The first bit leads us down the spiral ramp entrance of the Ruakuri cave. Easy-peasy, we recon. It may be dark, it may be a bit stuffy, but we’re thrilled by the adventure that lies ahead.
Just as we’re getting comfortable with the lack of light and fresh air at the bottom of the cave, we see the ropes and it becomes clear the three carabiner clad cords, dubbed cow’s tails by the experts, dangling from our harnesses are not just there to make us seem tough.
A quick introduction into the ins and outs of rope work, and the assurance that those hooks in the walls are capable of holding more than two tonnes – and off we go.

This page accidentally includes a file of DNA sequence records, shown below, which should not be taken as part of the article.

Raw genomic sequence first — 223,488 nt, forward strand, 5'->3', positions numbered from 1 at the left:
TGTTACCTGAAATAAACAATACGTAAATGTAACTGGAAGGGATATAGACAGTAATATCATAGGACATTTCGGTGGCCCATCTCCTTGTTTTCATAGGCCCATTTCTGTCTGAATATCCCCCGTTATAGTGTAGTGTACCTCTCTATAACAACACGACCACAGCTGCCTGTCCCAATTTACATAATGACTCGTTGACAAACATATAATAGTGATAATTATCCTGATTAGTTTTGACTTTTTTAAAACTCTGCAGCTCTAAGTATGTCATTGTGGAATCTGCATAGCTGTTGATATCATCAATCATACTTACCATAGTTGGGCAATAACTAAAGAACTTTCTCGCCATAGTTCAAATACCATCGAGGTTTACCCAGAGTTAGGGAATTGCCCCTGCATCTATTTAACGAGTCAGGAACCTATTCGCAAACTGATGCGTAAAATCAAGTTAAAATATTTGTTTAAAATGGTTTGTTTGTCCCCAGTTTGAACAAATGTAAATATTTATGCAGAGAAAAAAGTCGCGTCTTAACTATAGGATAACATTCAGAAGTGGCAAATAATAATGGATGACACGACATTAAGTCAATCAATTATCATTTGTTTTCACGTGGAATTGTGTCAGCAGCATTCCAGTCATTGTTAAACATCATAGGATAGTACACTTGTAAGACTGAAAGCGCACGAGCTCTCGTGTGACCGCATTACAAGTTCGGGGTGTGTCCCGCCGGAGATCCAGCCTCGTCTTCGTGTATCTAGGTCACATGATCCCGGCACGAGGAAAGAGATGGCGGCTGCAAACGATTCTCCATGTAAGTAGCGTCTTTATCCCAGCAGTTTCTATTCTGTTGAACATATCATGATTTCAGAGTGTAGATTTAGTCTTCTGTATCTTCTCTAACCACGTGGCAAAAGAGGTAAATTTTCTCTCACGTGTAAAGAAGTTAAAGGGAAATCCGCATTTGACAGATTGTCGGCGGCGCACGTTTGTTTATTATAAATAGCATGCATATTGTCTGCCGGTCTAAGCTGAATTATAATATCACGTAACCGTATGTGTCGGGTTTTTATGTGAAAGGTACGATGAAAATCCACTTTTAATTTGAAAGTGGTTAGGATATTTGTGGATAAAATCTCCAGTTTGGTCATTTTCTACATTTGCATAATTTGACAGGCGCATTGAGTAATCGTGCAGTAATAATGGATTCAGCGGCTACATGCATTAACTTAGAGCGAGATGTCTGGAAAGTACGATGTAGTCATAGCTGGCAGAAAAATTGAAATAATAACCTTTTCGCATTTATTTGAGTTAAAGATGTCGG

Well, go is rather the wrong word. The first 20 minutes of the tour we’re edged between a rock and a hard place. Literally. In parts the cave is so tight that I wish I hadn’t had pudding the night before. Or ever in my whole life, really.
But after a lot of bending, pulling, squeezing and trying (rather unsuccessfully and painfully) to push my knees through rocks, we arrive at a lofty platform of sorts.
But no time to rest. The ledge is only a few feet wide, a wild stream is nosily roaring about 30 metres underneath and now is the time to get my cow’s tails working.
Stubbs and his team have worked two years to figure out the right passage through the cave system and created a tour that is exciting and challenging but also safe for novice cavers like us.
They have spent 3000 hours underground, building and designing the trail, have put in 300 bolts, tested for at least 1.5 tonnes, 100 rungs and used two kilometres of rope.